Such things as are hidden I learned, and such as are plain; for Wisdom,
the artificer of all, taught me. For in her is a spirit intelligent, holy,
unique, manifold, subtle, agile, clear, unstained, certain, not baneful,
loving the good, keen, unhampered, beneficient, kindly, firm secure,
tranquil, all-powerful, all-seeing, and pervading all spirits, though
they be intelligent, pure and very subtle.
This time of year we are bringing some things to a close for the season – our academic institutions, for instance – and entering into the more relaxed season of summer. The men who have been studying for the priesthood for so many years are finishing their studies and we will soon celebrate their ordination. We take time to pause and celebrate the lives of our Jubilarians. The season of Easter is similarly drawing to a close with Pentecost. How do we name the Holy Spirit whose presence is felt in all these activities? How do we continue to be converted to God at the core of our being? How do we become persons of the Holy Spirit?
For Wisdom is mobile beyond all motion and she penetrates and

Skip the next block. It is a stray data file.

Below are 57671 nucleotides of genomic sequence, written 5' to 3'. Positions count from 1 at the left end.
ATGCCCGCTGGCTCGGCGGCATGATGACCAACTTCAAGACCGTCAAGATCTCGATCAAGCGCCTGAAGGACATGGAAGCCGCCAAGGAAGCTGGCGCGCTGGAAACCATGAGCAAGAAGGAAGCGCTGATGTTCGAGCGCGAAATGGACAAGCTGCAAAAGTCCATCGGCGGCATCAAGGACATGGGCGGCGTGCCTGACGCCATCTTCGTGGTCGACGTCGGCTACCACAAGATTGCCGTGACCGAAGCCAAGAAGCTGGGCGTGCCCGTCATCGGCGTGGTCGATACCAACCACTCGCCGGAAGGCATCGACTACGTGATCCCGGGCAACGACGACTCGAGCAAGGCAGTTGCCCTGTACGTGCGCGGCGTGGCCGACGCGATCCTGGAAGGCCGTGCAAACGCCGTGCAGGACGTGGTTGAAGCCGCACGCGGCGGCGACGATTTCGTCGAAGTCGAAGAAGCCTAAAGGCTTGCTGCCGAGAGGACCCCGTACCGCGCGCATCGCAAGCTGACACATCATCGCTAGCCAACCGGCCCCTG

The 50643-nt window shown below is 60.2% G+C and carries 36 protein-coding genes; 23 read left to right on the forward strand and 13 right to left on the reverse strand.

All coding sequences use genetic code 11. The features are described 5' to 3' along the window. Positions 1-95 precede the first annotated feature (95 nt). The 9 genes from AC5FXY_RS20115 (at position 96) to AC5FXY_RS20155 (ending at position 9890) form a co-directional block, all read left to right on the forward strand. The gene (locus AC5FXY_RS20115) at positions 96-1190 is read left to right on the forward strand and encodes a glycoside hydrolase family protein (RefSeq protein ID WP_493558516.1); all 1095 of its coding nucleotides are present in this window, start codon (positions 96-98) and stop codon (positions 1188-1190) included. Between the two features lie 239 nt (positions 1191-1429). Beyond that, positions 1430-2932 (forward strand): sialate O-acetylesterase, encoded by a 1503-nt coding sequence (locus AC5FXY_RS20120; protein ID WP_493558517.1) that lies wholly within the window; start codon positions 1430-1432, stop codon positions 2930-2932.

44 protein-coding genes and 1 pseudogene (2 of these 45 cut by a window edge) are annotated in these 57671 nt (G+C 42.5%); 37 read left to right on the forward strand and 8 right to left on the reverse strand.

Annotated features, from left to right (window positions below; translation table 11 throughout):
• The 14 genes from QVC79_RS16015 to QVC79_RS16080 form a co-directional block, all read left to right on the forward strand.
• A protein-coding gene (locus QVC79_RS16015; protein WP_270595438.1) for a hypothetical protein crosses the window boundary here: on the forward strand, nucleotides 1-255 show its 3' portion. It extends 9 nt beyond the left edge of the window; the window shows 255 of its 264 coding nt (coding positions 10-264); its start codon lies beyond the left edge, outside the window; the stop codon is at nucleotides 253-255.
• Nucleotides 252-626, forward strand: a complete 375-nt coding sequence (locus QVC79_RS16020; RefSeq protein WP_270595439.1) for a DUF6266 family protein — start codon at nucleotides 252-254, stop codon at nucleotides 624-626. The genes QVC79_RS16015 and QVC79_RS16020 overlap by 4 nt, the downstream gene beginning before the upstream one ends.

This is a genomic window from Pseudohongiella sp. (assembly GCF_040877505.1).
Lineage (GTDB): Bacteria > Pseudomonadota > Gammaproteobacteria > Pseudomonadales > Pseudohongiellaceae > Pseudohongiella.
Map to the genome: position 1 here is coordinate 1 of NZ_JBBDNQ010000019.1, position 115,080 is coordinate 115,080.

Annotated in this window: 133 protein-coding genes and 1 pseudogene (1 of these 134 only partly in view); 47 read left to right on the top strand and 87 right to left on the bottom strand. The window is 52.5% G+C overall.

pervades all things by reason of her purity. For she is an aura of the
might of God and a pure effusion of the glory of the Almighty…For she
is the refulgence of eternal light, the spotless mirror of the power of
God, the image of his goodness.
Bernard of Clairvaux called the Holy Spirit the kiss of God. St. Hildegarde saw the Holy Spirit as the “breast-plate of life, girdle of beautiful energy.” The Nicene Creed refers to the Spirit as the Lord and Giver of Life. Other images are found in the Litany of the Holy Spirit: Consuming Fire, Burning Love, Author of All Good. The Curé of Ars saw the Spirit “Like a mother leading by the hand her child.” Dietrich Bonhoeffer considered the Spirit to be the “Pledge of the abiding presence of Jesus.”
And she, who is one, can do all things, and renews everything
while herself perduring; and passing into holy souls from age to age,
she produces friends of God and prophets. For there is nought
God loves, be it not one who dwells with Wisdom. For she is fairer
than the sun and surpasses every constellation of the stars. Compared
to light, she takes precedence; for that, indeed, night supplants, but
wickedness prevails not over Wisdom. Indeed, she reaches from end to
end mightily and governs all things well
Wisdom 7: 21-8:1
How do we name the Spirit? Are we willing to surrender ourselves to the Spirit, receiving the grace of encouragement to become utterly enthralled with God through Jesus? Do we allow ourselves to be guided by the Holy Spirit? Do we allow ourselves to live in God’s love and allow that love to live in us? When we do, we become something more. We become people conformed to the image of Christ. Ignatius understood this and provided us with the tools to stir up our love of God to the point of being enthralled through the Exercises.